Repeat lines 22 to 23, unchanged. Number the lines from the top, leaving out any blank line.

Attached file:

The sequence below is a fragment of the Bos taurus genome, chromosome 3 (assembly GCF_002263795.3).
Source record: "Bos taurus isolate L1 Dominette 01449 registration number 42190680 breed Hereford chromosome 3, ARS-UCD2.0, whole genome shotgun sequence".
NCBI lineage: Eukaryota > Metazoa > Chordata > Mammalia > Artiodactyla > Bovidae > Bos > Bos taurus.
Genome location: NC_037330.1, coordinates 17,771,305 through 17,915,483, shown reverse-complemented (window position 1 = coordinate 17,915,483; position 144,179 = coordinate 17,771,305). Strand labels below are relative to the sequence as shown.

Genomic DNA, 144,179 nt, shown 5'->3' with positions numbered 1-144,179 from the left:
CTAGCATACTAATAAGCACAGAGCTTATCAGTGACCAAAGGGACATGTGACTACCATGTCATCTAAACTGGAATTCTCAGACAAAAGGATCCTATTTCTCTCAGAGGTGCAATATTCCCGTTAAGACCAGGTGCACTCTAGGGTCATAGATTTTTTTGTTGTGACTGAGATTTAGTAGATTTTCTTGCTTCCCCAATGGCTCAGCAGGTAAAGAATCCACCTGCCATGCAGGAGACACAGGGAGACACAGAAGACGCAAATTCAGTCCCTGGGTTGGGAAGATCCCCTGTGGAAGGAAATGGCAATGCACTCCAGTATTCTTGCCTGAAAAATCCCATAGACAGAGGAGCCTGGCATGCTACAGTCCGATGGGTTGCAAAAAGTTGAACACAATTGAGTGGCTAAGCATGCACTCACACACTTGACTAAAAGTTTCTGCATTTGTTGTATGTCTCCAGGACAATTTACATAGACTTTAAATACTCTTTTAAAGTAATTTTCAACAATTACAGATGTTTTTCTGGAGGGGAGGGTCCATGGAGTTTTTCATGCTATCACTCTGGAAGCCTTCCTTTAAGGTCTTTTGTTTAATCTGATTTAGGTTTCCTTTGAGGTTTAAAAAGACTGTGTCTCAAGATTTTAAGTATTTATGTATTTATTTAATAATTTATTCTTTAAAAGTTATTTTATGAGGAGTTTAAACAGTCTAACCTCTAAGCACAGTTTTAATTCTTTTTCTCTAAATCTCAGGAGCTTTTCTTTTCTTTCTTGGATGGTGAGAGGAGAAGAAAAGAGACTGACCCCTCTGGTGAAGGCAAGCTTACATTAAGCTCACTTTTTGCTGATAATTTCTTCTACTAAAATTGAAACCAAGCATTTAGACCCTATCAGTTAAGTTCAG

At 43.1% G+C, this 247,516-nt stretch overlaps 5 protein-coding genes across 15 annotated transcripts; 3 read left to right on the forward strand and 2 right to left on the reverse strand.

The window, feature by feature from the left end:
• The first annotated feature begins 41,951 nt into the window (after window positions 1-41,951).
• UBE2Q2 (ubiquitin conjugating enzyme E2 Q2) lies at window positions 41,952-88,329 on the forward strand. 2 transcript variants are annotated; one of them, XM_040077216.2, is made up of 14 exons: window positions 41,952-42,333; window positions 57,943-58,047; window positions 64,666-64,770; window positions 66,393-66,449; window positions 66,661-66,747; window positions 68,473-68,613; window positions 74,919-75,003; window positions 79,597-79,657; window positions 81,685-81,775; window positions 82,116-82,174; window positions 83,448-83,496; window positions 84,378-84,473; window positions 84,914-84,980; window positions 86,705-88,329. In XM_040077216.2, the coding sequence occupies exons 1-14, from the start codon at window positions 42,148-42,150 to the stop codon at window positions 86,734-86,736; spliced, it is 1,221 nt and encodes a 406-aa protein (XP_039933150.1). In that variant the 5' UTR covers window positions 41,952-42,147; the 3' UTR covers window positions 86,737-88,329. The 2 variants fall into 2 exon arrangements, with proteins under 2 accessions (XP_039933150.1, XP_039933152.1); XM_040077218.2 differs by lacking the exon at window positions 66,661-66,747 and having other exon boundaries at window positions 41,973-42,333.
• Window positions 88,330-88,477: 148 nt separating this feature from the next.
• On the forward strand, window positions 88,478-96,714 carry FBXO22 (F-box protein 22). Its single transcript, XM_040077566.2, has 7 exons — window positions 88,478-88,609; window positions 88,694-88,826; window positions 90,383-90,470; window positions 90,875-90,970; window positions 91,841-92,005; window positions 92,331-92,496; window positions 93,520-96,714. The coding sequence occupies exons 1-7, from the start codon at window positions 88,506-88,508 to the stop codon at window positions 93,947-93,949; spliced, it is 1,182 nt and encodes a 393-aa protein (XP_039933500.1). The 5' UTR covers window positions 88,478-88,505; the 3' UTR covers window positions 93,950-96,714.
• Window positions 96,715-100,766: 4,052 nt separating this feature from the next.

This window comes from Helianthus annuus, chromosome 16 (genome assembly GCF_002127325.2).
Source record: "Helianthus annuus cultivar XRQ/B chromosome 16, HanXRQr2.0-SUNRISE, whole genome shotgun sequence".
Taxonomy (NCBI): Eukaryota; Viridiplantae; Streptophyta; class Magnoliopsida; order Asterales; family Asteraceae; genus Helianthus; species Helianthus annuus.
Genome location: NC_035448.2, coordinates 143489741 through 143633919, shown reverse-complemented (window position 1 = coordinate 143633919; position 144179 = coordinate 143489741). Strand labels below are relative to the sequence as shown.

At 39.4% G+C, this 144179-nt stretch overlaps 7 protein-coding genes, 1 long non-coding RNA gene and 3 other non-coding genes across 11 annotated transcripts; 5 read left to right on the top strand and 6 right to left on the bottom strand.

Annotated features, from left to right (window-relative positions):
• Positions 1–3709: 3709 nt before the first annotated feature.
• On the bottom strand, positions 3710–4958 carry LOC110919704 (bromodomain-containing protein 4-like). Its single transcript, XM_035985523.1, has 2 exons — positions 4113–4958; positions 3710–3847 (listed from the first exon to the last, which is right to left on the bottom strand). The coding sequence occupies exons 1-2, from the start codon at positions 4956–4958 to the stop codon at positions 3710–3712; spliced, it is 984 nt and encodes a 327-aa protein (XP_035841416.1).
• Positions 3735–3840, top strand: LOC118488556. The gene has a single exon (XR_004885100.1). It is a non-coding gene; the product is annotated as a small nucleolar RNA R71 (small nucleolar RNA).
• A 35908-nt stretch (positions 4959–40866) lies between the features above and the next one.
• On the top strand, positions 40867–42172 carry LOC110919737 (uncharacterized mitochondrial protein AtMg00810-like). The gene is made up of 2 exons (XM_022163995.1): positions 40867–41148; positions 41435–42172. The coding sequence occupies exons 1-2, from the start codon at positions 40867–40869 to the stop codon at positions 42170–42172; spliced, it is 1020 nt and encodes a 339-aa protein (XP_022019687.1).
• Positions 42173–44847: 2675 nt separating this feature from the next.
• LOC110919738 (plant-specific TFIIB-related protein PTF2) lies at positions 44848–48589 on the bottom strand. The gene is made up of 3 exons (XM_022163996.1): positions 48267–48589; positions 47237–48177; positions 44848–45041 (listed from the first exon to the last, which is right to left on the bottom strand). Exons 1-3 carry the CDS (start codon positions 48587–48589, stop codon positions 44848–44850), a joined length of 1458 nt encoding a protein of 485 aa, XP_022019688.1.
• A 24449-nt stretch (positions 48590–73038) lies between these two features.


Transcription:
• Positions 3735–3840, top strand: LOC118488556. The gene has a single exon (XR_004885100.1). It is a non-coding gene; the product is annotated as a small nucleolar RNA R71 (small nucleolar RNA).
• A 35908-nt stretch (positions 4959–40866) lies between the features above and the next one.